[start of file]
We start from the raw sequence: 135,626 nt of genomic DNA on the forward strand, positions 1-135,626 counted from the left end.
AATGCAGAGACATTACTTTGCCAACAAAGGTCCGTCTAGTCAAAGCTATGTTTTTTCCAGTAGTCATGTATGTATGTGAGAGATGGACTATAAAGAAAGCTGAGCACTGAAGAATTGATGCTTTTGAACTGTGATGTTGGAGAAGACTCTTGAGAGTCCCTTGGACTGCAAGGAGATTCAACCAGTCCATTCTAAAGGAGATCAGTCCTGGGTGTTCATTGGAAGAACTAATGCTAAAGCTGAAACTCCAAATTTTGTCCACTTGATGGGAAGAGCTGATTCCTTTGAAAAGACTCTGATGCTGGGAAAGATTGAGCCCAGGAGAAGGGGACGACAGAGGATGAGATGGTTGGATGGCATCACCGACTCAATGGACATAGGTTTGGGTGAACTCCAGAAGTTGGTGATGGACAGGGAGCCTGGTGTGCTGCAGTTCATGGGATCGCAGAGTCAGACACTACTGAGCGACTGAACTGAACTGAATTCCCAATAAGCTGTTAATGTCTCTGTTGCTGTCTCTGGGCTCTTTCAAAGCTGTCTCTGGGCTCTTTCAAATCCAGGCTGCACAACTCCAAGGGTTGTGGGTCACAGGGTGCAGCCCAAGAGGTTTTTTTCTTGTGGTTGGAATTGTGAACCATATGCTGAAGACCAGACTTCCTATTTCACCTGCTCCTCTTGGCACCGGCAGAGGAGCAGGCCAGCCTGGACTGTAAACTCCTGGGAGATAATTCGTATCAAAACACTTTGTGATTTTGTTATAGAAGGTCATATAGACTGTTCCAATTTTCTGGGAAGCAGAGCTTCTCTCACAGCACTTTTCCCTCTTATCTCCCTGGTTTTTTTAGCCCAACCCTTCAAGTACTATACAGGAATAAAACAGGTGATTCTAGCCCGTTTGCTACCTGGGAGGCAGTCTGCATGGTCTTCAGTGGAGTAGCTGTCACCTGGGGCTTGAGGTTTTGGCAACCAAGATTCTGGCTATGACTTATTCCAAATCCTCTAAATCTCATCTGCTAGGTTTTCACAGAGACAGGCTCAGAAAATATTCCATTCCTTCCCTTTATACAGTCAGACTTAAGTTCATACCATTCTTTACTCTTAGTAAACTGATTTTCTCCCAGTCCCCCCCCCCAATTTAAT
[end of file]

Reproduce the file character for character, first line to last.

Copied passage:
We start from the raw sequence: 135,626 nt of genomic DNA on the forward strand, positions 1-135,626 counted from the left end.
AATGCAGAGACATTACTTTGCCAACAAAGGTCCGTCTAGTCAAAGCTATGTTTTTTCCAGTAGTCATGTATGTATGTGAGAGATGGACTATAAAGAAAGCTGAGCACTGAAGAATTGATGCTTTTGAACTGTGATGTTGGAGAAGACTCTTGAGAGTCCCTTGGACTGCAAGGAGATTCAACCAGTCCATTCTAAAGGAGATCAGTCCTGGGTGTTCATTGGAAGAACTAATGCTAAAGCTGAAACTCCAAATTTTGTCCACTTGATGGGAAGAGCTGATTCCTTTGAAAAGACTCTGATGCTGGGAAAGATTGAGCCCAGGAGAAGGGGACGACAGAGGATGAGATGGTTGGATGGCATCACCGACTCAATGGACATAGGTTTGGGTGAACTCCAGAAGTTGGTGATGGACAGGGAGCCTGGTGTGCTGCAGTTCATGGGATCGCAGAGTCAGACACTACTGAGCGACTGAACTGAACTGAATTCCCAATAAGCTGTTAATGTCTCTGTTGCTGTCTCTGGGCTCTTTCAAAGCTGTCTCTGGGCTCTTTCAAATCCAGGCTGCACAACTCCAAGGGTTGTGGGTCACAGGGTGCAGCCCAAGAGGTTTTTTTCTTGTGGTTGGAATTGTGAACCATATGCTGAAGACCAGACTTCCTATTTCACCTGCTCCTCTTGGCACCGGCAGAGGAGCAGGCCAGCCTGGACTGTAAACTCCTGGGAGATAATTCGTATCAAAACACTTTGTGATTTTGTTATAGAAGGTCATATAGACTGTTCCAATTTTCTGGGAAGCAGAGCTTCTCTCACAGCACTTTTCCCTCTTATCTCCCTGGTTTTTTTAGCCCAACCCTTCAAGTACTATACAGGAATAAAACAGGTGATTCTAGCCCGTTTGCTACCTGGGAGGCAGTCTGCATGGTCTTCAGTGGAGTAGCTGTCACCTGGGGCTTGAGGTTTTGGCAACCAAGATTCTGGCTATGACTTATTCCAAATCCTCTAAATCTCATCTGCTAGGTTTTCACAGAGACAGGCTCAGAAAATATTCCATTCCTTCCCTTTATACAGTCAGACTTAAGTTCATACCATTCTTTACTCTTAGTAAACTGATTTTCTCCCAGTCCCCCCCCCCAATTTAAT